In late July 1970, tens of thousands of young people descended on the Powder Ridge ski area in Middlefield for a star-studded Woodstock-style event. Here’s how a concert for the ages turned into the greatest show that never was.
At first no one believed the mom from Lyme.
A global pandemic has begun to ease off leaving many thousands dead and the economy in tatters — and civil unrest with racist underpinnings breaks out across the country.
The newspaper ad offers “Ten Dollars Reward! Ran away from the Subscriber, on the night of the 15th instant, a Negro Boy, named Cesar, 18 years old, nearly 6 feet high, stout and well made, walks pretty erect, speaks fluently.”
It has attacked humans throughout recorded history and been called “the white plague” and “Captain of all these men of death.”
Health officials ordered schools and bars closed. People were urged to wear cotton face masks and avoid crowds.
A strange, half-cat, half-dog creature with a bit of bear thrown into the ungodly mix was said to be prowling the woods of Essex.
In the woods ahead I see the outline of what looks like the ruins of a castle. Myth and rumor had brought me here. Guided by directions found on the internet, I’d ventured on foot down an abandoned roadway in a tree-filled area adjacent to Interstate 84. The castle-like structure I see is la…
When John Ledyard died in 1789, Thomas Jefferson called him “a man of genius, of some science, and of fearless courage and enterprise.”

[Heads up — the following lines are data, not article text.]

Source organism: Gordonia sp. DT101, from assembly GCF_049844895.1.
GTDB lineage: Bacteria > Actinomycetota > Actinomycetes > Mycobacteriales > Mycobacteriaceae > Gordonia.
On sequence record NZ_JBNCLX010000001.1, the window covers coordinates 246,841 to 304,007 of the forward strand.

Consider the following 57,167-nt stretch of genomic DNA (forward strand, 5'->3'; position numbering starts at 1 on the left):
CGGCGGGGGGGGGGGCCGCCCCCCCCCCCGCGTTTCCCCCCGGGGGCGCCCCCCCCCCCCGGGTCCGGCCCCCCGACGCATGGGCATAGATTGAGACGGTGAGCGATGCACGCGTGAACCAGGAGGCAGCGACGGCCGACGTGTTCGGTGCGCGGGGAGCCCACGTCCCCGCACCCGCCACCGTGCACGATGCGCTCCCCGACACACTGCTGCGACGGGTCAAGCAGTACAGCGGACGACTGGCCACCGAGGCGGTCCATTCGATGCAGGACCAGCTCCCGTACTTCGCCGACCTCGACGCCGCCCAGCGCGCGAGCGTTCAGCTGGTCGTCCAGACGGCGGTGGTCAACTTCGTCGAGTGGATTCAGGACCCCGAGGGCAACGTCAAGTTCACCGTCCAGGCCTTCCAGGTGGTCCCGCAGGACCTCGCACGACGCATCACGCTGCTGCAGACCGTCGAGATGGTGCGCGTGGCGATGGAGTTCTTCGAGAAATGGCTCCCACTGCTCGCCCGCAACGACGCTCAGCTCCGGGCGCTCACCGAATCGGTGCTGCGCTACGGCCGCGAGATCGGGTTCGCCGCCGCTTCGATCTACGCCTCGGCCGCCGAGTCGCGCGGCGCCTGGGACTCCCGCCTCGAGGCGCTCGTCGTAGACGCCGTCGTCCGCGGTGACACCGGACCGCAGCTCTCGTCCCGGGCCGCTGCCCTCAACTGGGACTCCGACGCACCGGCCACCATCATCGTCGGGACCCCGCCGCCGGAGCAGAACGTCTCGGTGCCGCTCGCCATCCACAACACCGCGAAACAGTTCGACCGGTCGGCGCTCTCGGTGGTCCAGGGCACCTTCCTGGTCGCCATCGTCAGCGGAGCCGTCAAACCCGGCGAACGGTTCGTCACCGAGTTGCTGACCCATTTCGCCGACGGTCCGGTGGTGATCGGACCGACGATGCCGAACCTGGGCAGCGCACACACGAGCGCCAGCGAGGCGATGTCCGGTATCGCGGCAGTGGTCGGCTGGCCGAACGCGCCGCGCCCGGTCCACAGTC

In the fall of 1868, a break was discovered in a dam on the Kohanza Reservoir, but was ignored. That was a terrible mistake.
Human skeletal remains — possibly belonging to Revolutionary War soldiers who fought in the Battle of Ridgefield in 1777 — were discovered under the foundation of an early 18th-century house last week.
In late 1919 a bad batch of booze killed 100—and a Brooklyn gangster got away with it
It was a brush with death paired with a dog’s surefootedness that inspired the now-classic piece of footwear: the boat shoe.
With the help of DNA analysis, researchers have determined the likely identity of a man whose grave in Griswold bore sights of a vampire exhumation.
Legend says that following a murder the tree produced fruit with "bloody" specks. The truth is even more disturbing than the myth.
In 1989, with the museum's reputation at stake, the Wadsworth Atheneum placed itself squarely in the debate over Robert Mapplethorpe's notorious photo exhibit.
In Igor Sikorsky’s childhood dream, he was walking along a narrow, luxuriously decorated passageway. He realized he was on a flying ship.
When it comes to slavery it's easy to condemn the South, but Connecticut has a harder time facing its own past.